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June 6, 1990


The opinion of the court was delivered by: Cedarbaum, District Judge.


Plaintiff, Guardsmark, Inc., and defendant, Pinkerton's, Inc., are in the business of providing security services. Both companies believe that psychological testing of security guards is important to the provision of effective security services, and both agree that in recent years users of security services have become increasingly interested in the psychological testing of the security officers assigned to them. Guardsmark tests all of its security guards with The Minnesota Multiphasic Personality Inventory ("the MMPI").

In September of 1989, Pinkerton's distributed an illustrated ten page promotional brochure. On page three of the brochure, the following sentence appears: "First, we test every officer applicant with a special version of the MMPI psychological evaluation." Guardsmark contends that Pinkerton's inclusion of this sentence in its promotional material constitutes false advertising and unfair competition. Guardsmark has sued Pinkerton's for violation of Section 43(a) of the Lanham Act, 15 U.S.C. § 1125(a), for violation of Sections 349 and 350 of the New York General Business Law, N.Y. Gen.Bus.Law § 349 (McKinney 1984) and N.Y. Gen.Bus.Law § 350 (McKinney 1963), and for the common law tort of unfair competition.

With the consent of the parties, after expedited discovery, a consolidated preliminary and permanent injunction hearing was held. The evidence was presented at a two day bench trial. After weighing all of the evidence and evaluating the credibility of the witnesses, I find that Guardsmark has not proven by a fair preponderance of the credible evidence that Pinkerton's has violated the law.


The MMPI is one of the best known and widely used personality assessment tests. It was developed in the late 1930's and early 1940's by researchers at the University of Minnesota. The strength of the MMPI is attributable, in large measure, to the extensive research done during its development and during the years of its use.

The full MMPI consists of 566 questions. Originally, the questions were written on index cards which could be shuffled and given to a test subject in any order. Now, the MMPI is available in two test booklet versions, the Form R and the Full Form. Recently, the MMPI-2 was introduced. This new test is similar to the MMPI except that the order of some of the questions has been changed, some questions have been eliminated, and the language of some of the questions has been adjusted to better reflect current speech patterns. The MMPI-2 was designed so that all the research done on the MMPI would be applicable to it. In other words, it was intended to be the equivalent of and a substitute for the MMPI.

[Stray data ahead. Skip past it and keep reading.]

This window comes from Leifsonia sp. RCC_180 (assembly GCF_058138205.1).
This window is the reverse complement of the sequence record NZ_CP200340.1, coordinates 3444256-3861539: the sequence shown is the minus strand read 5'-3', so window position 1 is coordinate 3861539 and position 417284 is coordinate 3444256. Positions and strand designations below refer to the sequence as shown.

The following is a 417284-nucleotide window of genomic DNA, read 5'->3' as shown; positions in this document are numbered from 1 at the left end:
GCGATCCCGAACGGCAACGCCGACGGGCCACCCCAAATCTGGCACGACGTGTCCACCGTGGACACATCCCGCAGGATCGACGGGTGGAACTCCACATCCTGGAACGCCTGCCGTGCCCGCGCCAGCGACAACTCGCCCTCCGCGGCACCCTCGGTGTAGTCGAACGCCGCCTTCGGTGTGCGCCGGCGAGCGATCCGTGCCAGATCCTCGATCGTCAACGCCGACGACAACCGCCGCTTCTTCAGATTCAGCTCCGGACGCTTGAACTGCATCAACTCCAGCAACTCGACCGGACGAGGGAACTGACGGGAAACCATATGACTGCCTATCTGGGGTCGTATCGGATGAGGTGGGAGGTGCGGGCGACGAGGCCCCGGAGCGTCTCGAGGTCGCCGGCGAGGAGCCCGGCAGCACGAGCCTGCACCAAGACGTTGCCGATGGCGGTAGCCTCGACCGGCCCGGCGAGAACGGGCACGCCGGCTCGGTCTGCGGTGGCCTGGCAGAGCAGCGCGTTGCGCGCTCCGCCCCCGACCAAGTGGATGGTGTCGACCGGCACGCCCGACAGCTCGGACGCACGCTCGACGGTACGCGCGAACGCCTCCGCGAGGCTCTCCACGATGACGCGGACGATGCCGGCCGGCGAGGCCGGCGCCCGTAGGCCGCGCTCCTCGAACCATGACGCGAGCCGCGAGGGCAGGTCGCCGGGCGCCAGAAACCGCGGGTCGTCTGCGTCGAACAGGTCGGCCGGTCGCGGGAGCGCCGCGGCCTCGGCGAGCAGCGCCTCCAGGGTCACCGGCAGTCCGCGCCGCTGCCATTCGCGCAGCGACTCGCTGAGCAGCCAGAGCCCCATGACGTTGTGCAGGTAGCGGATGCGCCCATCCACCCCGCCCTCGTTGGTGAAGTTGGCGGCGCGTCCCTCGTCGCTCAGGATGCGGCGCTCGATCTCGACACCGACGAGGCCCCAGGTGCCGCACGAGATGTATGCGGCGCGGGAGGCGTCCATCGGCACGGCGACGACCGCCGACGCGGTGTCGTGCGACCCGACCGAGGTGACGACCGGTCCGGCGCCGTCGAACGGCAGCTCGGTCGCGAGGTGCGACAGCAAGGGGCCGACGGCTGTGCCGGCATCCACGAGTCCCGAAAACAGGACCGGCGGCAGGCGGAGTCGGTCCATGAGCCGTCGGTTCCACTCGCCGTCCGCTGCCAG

The MMPI is designed to be scored on fourteen different scales. Ten of these scales measure psychopathology. The other four scales are validity scales which measure the defensiveness and honesty of the test subject. After the answers are scored on the fourteen scales, the results are plotted on a graph. The MMPI profile on the graph is then interpreted by a qualified psychologist experienced in interpreting MMPI profiles. The test comes with instructional materials which explain how the fourteen scales should be scored. In fact, only 399 of the questions are used to produce the fourteen scales; the other questions are experimental and are designed to test for other things, like lower back pain. The Form R test booklet is designed so that all of the questions used for the fourteen scales are grouped at the beginning. Thus, the subject can stop after completing the first 399 questions and not spend time answering the experimental questions if the person administering the test has no need for the experimental scores.